She’s also added three more shows to her personal schedule of buying and selling around the country. She’s a busy woman with a big heart, especially for kids.
When her son was in high school, her own house became a neighborhood way station filled with the wares of her trade. “These pieces enrich all our lives,” she explains. “My son’s friends would say they loved our house because it was different from anyone else’s they’d seen. There’d be rugs on the walls, and baskets, and pottery, and other items. These kids grew up appreciating the antiques because they saw them incorporated into our everyday lives.”
This is the point that Schurmeier stresses often in our conversation – the quotidian nature of the experience of incorporating authentic antique pieces into any décor. “They have their own depth and their own essence. Just like in a museum where you’ll see different styles of artwork or sculpture or jewelry, I think people should just buy what they love and live with it. They’ll find that everything really will work together because it’ll be an expression of their personality. It’s a different way of thinking, though, than the mindset that says the couch must match the rug, which matches the painting, which matches the lamp.”
In today’s culture of work all the time, recent changes in the economy have people focusing more inward, taking the time to personalize their surrounding in ways they didn’t before. Sure, one could hire a decorator and send him or her off with instructions to adorn your home with authentic Western pieces. No doubt you’d get a great look. But decorating ones home or office should be like decorating onesself, Schurmeier offers. Your personal aesthetic comes through in a way that makes you unique from everyone else. It’s also what’s kept Western and American Indian style in front of designers since the beginning.
“Andy Warhol was a huge collector of Native American art and materials,” she says. “Native American jewelry has historically stayed in style and in vogue. Ralph Lauren made his reputation bringing the Western look to the urban environment, and his buyers still come to the Great Southwestern show to buy for the stores and his shows.”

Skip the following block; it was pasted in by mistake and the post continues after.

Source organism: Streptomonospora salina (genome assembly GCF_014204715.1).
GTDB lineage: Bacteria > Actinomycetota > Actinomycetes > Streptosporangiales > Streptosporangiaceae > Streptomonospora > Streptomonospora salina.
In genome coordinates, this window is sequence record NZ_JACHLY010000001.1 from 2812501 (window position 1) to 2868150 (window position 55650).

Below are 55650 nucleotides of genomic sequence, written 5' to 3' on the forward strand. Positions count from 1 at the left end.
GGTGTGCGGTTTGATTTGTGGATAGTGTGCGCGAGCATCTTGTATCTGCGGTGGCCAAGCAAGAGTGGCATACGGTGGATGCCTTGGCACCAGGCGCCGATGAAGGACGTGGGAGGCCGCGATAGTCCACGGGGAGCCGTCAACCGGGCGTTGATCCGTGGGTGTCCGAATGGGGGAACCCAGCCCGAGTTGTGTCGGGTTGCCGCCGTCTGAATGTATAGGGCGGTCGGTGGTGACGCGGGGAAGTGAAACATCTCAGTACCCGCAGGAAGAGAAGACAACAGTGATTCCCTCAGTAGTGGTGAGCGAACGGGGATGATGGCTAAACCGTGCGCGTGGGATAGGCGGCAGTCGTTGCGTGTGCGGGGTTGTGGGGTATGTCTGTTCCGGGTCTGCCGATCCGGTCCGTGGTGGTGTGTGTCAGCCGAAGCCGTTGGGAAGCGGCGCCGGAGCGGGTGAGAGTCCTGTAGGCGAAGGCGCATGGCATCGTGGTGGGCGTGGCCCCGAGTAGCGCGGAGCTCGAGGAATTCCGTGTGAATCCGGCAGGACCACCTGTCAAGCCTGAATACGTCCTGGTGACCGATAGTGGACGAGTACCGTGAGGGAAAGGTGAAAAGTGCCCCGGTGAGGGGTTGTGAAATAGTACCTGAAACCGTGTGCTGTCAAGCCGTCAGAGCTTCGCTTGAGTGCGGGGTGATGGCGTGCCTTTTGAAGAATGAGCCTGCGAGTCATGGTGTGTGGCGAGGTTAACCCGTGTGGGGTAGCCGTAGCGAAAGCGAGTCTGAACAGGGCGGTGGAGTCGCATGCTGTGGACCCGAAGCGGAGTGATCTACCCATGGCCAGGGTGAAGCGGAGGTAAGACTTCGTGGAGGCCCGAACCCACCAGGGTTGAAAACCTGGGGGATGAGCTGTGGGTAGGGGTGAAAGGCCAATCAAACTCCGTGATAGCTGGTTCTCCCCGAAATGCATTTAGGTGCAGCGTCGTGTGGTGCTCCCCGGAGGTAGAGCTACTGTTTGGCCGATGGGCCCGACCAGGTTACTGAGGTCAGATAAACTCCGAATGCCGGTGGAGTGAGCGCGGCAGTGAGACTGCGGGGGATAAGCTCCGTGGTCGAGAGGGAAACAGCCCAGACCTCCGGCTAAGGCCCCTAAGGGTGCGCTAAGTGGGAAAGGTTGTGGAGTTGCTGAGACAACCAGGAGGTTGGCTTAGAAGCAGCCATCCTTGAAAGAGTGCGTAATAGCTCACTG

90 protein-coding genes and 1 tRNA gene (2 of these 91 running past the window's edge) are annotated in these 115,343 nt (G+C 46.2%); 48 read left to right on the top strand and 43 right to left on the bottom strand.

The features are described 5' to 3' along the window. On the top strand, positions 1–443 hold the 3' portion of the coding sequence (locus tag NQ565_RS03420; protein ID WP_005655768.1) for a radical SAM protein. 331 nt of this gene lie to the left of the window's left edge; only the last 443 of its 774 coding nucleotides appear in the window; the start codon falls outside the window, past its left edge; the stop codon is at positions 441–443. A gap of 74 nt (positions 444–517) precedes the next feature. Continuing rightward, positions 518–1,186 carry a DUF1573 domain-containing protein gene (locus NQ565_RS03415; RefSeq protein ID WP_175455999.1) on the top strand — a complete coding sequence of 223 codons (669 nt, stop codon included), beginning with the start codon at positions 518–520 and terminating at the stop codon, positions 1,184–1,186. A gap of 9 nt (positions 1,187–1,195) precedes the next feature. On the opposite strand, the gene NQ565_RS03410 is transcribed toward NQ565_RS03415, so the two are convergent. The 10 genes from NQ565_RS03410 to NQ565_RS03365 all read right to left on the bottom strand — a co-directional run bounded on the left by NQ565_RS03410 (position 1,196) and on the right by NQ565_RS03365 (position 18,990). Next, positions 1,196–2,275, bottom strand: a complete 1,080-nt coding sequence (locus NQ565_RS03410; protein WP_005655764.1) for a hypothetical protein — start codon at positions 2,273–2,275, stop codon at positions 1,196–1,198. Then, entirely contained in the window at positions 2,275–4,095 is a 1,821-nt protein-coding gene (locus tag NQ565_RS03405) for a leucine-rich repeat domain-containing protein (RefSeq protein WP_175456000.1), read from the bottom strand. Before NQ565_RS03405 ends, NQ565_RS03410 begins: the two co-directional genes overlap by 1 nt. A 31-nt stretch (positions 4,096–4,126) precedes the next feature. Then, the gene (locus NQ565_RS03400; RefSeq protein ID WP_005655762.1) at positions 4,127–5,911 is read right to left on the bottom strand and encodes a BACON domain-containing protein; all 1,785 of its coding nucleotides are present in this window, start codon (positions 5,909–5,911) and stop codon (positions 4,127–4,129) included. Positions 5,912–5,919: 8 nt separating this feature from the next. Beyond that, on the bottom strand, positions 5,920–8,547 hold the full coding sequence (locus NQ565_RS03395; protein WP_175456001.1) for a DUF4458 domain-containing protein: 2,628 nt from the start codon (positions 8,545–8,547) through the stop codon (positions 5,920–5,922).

Because ethnographic artifacts continue to influence designers of everything from jewelry to clothes to furniture to wall coverings, Schurmeier says it’s easy to slip a piece of authentic beadwork, pottery or furniture into any décor. “Customers come in and say how much the items they’ve purchased here enrich their lives in a real and authentic way. These items aren’t removed from everyday life. They are real, with real depth that often makes everything else look that much better. A home decorated with modern furniture and accessories looks fabulous with a piece of Spanish colonial tinwork or bright red Navajo rug.
“A house isn’t a home until you’ve put your own touch on it,” she adds. “The old makes the new look better, I think, and a Stickley table looks great with a Navajo rug under it in a way that a brand new rug wouldn’t.”
Cowboys & Indians also sells some contemporary artwork from artists like santero Maria Romero Cash and painter, sculptor and mixed-media artist Greg Lomayesva. Lomayesva draws on his Hopi and Hispanic heritage to create wildly colorful kachina-like wooden sculpture. “His stuff is so lighthearted and colorful that it really helps a modern décor pop,” Schurmeier says.
Photos by Dawn Allynn